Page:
eXtremeCRM is an event for Microsoft Dynamics CRM partners to come together and learn about their respective products and services. It’s also an excellent opportunity to share tips, tricks, and best practices with partners that leverage other technologies or work in different vertical markets and bring that knowledge home to better your practice and help your customers solve problems they didn’t even realize they had. In keeping with this spirit of knowledge sharing and collaboration, eXtremeCRM holds a pre-conference “Innovation Challenge” where CRM experts with varying areas of expertise across different industries have the opportunity to come together for an entire day, share ideas for useful CRM solutions, and work together to ultimately develop a functional product by the end of the session.
Let me start by saying that the session was really fun, and it was pretty awesome to just be there discussing cool solutions with a roomful of CRM experts, CRM MVPs, and members of the Microsoft Dynamics CRM team. This being my first time attending extremeCRM, and therefore my first time participating in the Innovation Challenge, I was unsure of what to expect going in. I didn’t know if this session would be a roomful of developers working on one-off add-ons, or a mixed group of functional and technical CRM professionals that collaborate to solve real problems. It turned out to be a mix of both scenarios, with the general makeup of participants being developers sprinkled in with a few people (including me) rounding out the teams as either marketing, product management, or project management professionals.
We formed our teams based on the ideas that interested us, and immediately started planning our solutions. Our team’s proposed solution, at an extremely high level, was a portal for CRM admins to manage all of the various forms of automation in their deployment from a single area – at least that was my interpretation of the solution. This is where we encountered our first challenge…
Challenge #1: Product Definition
It took us a pretty long time to realize that not all of us were on the same page as to what we were setting out to build. We were each individually very excited about the solutions we had come up with in our heads, but once we started actually digging into the details, we realized we were all envisioning different products. Some of us were designing an admin tool while others were working on a developer tool and then others were envisioning a logging tool. All three of these ideas were complementary solutions that, once clearly defined, we saw as coming together to become an ultimately more robust solution than we’d initially set out to create. Our team’s excitement was reignited and we set off with renewed vigor to create this solution. It was going to be AWESOME. Or so we thought…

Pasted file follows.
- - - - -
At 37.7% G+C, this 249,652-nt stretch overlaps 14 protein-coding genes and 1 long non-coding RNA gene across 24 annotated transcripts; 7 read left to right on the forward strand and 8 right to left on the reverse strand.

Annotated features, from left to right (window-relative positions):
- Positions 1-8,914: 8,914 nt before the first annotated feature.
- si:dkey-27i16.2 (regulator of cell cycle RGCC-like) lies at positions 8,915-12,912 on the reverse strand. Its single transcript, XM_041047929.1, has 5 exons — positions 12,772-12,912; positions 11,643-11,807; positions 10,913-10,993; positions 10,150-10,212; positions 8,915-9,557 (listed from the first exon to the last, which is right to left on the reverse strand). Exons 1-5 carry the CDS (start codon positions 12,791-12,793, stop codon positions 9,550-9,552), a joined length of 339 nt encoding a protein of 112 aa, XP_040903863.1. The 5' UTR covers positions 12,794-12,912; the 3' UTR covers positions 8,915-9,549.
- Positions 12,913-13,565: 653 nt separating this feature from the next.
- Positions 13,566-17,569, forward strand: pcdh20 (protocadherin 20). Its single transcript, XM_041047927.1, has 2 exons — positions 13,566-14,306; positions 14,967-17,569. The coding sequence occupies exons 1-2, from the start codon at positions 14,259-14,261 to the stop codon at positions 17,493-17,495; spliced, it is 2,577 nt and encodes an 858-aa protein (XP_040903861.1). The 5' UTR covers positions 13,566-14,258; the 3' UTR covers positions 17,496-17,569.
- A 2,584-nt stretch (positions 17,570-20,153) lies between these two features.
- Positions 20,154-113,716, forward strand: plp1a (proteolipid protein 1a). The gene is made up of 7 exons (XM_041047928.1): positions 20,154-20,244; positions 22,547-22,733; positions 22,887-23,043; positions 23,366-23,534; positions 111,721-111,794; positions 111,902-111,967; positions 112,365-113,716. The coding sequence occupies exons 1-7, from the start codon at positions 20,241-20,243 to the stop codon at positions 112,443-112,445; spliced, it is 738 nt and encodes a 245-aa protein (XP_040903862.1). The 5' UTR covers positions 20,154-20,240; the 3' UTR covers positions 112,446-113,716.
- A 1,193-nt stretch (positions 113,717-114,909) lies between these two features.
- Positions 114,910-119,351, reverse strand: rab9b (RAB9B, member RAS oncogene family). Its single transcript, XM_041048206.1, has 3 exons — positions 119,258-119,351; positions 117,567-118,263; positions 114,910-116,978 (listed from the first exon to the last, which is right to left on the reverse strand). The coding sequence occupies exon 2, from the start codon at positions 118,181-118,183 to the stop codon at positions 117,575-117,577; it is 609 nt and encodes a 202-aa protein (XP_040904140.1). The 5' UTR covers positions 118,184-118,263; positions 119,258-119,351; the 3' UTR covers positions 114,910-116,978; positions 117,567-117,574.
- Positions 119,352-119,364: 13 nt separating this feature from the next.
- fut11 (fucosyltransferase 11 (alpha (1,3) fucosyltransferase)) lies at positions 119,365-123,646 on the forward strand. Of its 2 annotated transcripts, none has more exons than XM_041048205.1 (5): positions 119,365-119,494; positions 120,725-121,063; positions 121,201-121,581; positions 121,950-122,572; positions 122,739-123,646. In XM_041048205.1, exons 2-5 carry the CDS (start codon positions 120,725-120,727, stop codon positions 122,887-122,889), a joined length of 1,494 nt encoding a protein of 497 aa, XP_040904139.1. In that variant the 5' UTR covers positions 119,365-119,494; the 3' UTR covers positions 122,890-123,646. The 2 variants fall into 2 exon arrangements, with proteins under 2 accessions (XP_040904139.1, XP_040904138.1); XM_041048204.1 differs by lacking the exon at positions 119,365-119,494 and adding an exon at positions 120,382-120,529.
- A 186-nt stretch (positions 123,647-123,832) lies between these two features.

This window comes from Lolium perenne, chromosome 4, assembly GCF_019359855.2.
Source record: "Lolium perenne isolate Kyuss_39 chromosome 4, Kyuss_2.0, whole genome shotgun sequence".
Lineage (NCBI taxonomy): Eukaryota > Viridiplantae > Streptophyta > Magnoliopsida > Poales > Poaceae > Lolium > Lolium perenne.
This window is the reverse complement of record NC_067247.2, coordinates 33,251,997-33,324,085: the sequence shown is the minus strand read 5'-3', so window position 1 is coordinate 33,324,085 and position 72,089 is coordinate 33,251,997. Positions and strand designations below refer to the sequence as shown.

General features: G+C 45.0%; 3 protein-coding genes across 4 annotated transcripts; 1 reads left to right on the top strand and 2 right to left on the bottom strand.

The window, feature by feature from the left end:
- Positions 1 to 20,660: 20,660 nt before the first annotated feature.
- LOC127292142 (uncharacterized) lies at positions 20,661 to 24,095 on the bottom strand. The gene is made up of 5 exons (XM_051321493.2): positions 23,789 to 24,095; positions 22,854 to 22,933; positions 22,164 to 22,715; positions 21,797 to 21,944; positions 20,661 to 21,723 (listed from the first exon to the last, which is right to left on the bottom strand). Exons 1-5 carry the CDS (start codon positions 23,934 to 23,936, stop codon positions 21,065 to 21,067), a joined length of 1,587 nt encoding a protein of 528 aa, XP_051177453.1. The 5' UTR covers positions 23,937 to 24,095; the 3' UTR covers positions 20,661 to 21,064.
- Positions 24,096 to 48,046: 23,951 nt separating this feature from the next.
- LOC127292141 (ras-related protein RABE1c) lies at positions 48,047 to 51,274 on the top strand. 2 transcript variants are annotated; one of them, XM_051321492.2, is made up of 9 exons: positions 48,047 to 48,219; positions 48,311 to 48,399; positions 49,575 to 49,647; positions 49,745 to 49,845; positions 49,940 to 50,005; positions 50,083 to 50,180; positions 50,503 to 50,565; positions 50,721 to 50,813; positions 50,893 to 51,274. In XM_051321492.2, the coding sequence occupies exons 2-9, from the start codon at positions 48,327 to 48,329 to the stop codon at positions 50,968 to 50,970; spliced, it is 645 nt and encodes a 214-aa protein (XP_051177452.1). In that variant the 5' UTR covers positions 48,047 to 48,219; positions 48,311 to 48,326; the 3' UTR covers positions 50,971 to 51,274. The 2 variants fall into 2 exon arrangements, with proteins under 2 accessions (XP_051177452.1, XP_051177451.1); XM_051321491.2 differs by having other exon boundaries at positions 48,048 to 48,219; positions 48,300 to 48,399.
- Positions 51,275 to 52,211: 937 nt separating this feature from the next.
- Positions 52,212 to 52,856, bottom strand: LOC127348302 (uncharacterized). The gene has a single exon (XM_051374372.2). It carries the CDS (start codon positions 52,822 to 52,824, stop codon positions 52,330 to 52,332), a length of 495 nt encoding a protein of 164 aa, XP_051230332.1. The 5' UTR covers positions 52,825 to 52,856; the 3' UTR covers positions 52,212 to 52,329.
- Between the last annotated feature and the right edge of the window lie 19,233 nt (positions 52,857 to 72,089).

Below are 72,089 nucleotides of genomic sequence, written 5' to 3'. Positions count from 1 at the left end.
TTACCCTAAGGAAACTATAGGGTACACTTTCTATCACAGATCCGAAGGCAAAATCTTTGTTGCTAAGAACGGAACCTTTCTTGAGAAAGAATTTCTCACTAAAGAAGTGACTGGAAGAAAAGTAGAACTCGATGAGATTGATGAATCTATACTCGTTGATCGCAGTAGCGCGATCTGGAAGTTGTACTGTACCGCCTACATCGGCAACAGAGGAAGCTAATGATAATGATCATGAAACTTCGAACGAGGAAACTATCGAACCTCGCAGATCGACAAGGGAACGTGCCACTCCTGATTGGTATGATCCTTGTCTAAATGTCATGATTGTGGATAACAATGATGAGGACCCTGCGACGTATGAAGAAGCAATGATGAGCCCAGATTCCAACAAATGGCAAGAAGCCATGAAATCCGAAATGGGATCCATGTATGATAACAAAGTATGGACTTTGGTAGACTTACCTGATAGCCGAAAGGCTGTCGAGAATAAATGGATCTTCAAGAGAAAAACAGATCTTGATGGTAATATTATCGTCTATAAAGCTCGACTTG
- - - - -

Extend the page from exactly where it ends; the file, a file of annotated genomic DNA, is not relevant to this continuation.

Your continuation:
Challenge #2: Scope Creep
Being the only one with a project management background on the team, I had to be the wet blanket and caution that we were biting off way more than we could chew. Truth be told, it was a very weak and unconvincing caution because I was equally excited about the solution we had. The developers on the team were giving estimates in the form of “sure, that’s easy” or “yeah, yeah, no problem… that’ll be quick” – words that have come back to bite me more than once in the past, a fact I seemed to conveniently and easily forget during the excitement of the challenge. Predictably, at the end of the day we did NOT have a fully functioning solution…
Lessons Re-learned: Focusing on a Minimum Viable Product
As a product manager, this isn’t a new concept to me. Focusing on the minimum viable product for the Innovation Challenge is actually a core requirement to actually completing the challenge. Instead, we started with an idea that multiplied to several ideas that we tried to bring back together into one solution. We were attempting to launch the product with several disparate features that would have been great roadmap items but ultimately weren’t necessary for the first release.
In all honesty, we were pretty aware as a team of all of the stereotypical product development traps we were falling for, but it was fun throwing caution to the wind for this session. Even if we didn’t end up with a functioning solution, it was a valuable experience for reinforcing the discipline we usually employ when we’re not building something just for fun.
Suggestions for Next Year’s Innovation Challenge
This was a really fun session, but I did come away with some ideas for how to make this a better experience. I think the Innovation Challenge would have been more productive by either pre-defining problems to contain the scope of the proposed solutions so that they can be completed within the allotted time, or forming the teams ahead of the event so we could begin collaborating and planning to make sure we complete our objective and spend the session time working with the MVPs and Microsoft Dynamics CRM team to execute our idea rather than coming up with one. It also would have been interesting to see some or all of the teams working to solve the same problem so we could see the various approaches in the final solutions.
That being said, my suggestions are subjective to my experience and there were teams with final solutions at the end of the day. Regardless, I had a great time working with creative individuals that live and breathe CRM every day just like me. I look forward to next year’s Innovation Challenge!